Epistemic Status: brainstorm
Initial approach: aiming for a descending depth first brainstorm rather than breadth first.
Most of this turned out to explore the question of what happens when organizations scale, and assumed a focus on "groups of 10 or so that are trying to slowly scale"
As else-noted, a company, or other explicit organization, has a major leg-up against "a random diffuse community", and the problem with the self-described "rationality community" is that it has no actual boundaries or goals.
If you are working with a diffuse-group, I think step 1 is to refactor it into something that has boundaries and goals that can be explicitly discussed/agreed upon. (My preferred way to do this is to plant a flag and create a subspace that says "this subspace has specific goals and higher standards in service of those goals.")
Assuming You've Somehow Got a Group Capable-In-Principle of Agreeing Upon Goals
Decide which of your Open Problems matter - I think it might be worth taking stock of the various known-problems in group dynamics (or ones you can brainstorm), with a given group, and deciding which of them you're okay you actually try to experiment or improve the state-of-the-art of, and which you're just going to be like "okay, it seems like some similar-reference-class group has pretty good standards and we'll copy those".
I'd expect "looser groups designed for generic progress" to end up having different issues and pressures than "explicit organizations aiming to accomplish a goal."
[Note: at first I meant the previous sentence as a statement, and upon reflection it is more of a _prediction_ and I'm less certain it's correct, especially depending on what sort of 'loose group' you have going on]
Zero to Ten vs 150 to A Thousand
There's an initial problem you face of getting the right people together to seed the culture. There's a (I think reasonably well understood??) problem of growing that culture - slowly, deliberately, so that at each step the culture has time to reinforce itself before adding more people.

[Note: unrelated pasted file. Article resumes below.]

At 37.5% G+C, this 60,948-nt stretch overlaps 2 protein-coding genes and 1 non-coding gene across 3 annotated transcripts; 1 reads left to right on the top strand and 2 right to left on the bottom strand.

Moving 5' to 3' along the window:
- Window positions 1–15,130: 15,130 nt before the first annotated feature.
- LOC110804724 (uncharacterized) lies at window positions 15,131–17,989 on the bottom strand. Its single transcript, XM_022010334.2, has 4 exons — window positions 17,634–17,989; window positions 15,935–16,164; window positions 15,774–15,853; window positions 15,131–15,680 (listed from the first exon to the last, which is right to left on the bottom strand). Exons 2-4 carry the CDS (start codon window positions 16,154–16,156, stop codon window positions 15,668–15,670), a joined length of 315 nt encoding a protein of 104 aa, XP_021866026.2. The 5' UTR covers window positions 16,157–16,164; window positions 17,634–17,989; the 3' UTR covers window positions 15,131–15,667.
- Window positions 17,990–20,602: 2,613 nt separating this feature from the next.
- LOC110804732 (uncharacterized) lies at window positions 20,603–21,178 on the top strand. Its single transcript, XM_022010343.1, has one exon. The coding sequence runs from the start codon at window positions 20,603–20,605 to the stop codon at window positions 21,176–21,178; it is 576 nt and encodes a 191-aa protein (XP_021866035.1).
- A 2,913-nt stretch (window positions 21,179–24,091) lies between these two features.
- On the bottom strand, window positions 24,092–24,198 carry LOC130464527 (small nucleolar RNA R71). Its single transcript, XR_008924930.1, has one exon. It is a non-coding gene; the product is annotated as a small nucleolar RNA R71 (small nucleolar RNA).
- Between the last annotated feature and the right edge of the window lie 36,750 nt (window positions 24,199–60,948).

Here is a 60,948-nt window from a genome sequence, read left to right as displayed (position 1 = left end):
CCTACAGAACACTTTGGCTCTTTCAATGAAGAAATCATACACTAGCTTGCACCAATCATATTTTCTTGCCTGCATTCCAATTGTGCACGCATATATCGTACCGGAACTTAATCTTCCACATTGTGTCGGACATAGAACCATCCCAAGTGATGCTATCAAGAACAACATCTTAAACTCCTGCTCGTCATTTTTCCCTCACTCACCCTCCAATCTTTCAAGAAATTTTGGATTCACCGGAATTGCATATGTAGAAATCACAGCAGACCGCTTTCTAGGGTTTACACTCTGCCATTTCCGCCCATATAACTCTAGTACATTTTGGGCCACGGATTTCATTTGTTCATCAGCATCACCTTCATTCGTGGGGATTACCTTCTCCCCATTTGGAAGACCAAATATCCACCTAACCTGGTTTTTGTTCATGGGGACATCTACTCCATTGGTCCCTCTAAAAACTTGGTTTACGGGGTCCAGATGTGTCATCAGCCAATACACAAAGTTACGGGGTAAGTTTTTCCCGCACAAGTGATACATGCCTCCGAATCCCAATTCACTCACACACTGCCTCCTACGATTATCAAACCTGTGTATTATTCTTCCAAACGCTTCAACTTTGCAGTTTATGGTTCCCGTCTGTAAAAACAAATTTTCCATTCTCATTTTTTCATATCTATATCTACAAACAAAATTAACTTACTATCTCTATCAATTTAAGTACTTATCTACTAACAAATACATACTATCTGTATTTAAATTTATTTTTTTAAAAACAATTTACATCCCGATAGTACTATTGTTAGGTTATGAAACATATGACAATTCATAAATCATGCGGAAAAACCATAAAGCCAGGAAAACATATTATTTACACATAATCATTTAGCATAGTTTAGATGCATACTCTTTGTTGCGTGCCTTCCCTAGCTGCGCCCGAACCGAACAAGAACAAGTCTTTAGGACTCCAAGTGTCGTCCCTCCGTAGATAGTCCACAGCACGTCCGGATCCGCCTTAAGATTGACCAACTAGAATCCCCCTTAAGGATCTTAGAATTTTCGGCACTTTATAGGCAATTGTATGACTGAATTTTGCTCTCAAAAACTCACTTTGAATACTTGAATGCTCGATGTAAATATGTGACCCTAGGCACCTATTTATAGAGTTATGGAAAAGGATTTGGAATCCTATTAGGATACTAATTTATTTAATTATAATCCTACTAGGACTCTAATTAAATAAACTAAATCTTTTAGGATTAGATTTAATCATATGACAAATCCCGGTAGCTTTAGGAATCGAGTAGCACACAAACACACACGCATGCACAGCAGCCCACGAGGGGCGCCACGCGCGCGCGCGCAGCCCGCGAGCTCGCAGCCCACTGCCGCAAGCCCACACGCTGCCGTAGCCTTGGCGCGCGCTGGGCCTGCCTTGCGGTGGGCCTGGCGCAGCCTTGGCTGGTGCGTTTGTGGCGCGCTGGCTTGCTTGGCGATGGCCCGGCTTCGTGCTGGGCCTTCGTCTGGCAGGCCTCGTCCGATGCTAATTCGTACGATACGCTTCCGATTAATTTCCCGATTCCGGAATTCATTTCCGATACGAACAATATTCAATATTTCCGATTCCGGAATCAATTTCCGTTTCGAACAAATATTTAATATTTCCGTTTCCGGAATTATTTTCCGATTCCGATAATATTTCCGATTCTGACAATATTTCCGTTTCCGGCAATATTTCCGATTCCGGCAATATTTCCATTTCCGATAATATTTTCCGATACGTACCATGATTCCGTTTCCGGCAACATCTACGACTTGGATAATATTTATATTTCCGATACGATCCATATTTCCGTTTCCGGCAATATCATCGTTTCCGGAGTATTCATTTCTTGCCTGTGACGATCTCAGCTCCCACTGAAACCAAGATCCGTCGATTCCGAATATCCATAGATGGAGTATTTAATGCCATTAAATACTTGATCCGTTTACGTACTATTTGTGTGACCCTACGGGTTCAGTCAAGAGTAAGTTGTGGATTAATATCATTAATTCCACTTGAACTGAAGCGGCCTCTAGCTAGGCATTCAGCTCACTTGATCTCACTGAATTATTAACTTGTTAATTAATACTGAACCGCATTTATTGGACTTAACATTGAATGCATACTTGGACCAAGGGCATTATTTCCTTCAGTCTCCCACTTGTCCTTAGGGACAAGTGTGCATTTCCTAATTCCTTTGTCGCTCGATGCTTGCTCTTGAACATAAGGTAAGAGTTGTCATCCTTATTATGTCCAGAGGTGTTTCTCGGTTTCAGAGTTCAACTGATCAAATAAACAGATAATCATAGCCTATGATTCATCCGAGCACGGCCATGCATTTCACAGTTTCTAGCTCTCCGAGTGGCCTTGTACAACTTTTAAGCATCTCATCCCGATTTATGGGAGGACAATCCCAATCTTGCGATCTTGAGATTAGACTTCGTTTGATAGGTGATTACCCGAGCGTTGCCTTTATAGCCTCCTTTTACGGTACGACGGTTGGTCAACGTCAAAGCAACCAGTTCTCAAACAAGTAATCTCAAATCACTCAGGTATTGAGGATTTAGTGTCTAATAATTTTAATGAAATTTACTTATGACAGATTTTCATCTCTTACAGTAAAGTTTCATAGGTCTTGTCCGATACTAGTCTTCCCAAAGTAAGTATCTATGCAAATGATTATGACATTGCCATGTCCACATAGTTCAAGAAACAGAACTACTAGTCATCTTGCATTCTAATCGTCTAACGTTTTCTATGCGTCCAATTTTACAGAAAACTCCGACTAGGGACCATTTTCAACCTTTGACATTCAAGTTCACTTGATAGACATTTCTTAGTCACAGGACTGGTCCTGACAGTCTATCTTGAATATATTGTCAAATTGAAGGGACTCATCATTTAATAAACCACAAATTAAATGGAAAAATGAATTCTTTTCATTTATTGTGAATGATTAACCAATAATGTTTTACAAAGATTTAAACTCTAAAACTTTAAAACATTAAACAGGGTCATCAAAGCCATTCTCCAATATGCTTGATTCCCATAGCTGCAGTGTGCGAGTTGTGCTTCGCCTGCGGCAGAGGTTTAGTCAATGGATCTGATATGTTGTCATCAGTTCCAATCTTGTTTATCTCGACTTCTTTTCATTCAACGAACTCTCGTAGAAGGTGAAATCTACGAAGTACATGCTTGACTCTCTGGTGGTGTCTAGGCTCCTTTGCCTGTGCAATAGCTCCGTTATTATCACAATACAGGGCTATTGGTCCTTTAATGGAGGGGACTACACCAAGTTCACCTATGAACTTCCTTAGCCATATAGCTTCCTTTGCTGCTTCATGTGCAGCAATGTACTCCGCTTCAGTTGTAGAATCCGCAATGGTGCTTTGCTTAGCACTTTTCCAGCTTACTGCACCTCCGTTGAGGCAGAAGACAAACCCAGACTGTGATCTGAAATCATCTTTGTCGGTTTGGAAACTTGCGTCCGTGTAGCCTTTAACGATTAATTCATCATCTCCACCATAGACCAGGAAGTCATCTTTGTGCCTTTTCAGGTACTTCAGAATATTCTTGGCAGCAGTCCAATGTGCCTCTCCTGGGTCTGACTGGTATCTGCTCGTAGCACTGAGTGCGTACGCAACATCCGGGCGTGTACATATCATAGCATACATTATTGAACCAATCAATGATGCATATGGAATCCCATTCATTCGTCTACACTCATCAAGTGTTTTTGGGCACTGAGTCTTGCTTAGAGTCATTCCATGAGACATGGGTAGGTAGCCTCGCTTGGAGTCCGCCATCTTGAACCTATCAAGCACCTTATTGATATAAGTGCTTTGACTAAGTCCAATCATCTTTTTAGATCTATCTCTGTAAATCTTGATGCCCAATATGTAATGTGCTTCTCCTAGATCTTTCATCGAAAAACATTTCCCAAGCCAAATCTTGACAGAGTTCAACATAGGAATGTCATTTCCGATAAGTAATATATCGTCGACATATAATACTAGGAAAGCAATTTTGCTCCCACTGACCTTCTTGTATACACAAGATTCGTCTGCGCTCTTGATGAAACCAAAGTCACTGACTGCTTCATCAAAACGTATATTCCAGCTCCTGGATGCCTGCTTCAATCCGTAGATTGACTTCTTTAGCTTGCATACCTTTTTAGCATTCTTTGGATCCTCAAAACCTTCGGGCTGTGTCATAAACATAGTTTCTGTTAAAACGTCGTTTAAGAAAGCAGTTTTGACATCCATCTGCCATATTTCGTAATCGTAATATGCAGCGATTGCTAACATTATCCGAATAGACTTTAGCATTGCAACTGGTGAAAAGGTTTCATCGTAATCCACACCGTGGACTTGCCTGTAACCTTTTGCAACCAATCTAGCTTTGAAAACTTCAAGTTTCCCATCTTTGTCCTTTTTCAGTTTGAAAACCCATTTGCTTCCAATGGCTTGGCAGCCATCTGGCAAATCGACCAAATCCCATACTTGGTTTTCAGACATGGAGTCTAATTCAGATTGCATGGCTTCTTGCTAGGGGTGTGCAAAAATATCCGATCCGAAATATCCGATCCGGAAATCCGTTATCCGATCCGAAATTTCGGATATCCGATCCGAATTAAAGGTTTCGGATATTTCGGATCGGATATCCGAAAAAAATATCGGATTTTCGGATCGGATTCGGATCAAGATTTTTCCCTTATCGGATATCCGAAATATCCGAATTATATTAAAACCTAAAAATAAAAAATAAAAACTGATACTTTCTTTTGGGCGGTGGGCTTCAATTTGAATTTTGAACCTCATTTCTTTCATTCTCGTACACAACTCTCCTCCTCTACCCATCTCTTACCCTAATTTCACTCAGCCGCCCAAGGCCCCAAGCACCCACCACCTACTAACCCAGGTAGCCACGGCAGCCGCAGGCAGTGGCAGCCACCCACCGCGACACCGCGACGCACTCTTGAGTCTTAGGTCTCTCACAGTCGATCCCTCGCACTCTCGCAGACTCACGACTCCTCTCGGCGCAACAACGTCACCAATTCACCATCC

I have a vague sense that there's a quantum-shift when you go from "the Leader(s) know everybody, to super-dunbar-number".
For all the open problems you list, are you are you more worried about seeding your first 10 people, growing them to 150, or scaling past that?
Finding People vs Training People
I think the EA community is struggling because it seems like you need people who are excellent along a number of dimensions:
And there basically aren't enough people who succeed at all four things, so you have to make tradeoffs.
Growing from 10 - 50
I think most groups Connor might be involved with, the issue currently at stake is "establishing the first 10 or so people, followed by slowly expanding" (I don't know of any EA or rationality groups, professional or otherwise, that have explicit goals you expect people to cooperate on, or are larger than 50 people)
If groups of 10ish have been failing to exhibit group rationality, I think it's a plausibly good strategy to either focus only on strengthening the group rationality of the existing group, or to find some compromise on "what's a reasonable level of rationality we can share that is enough that to start scaling"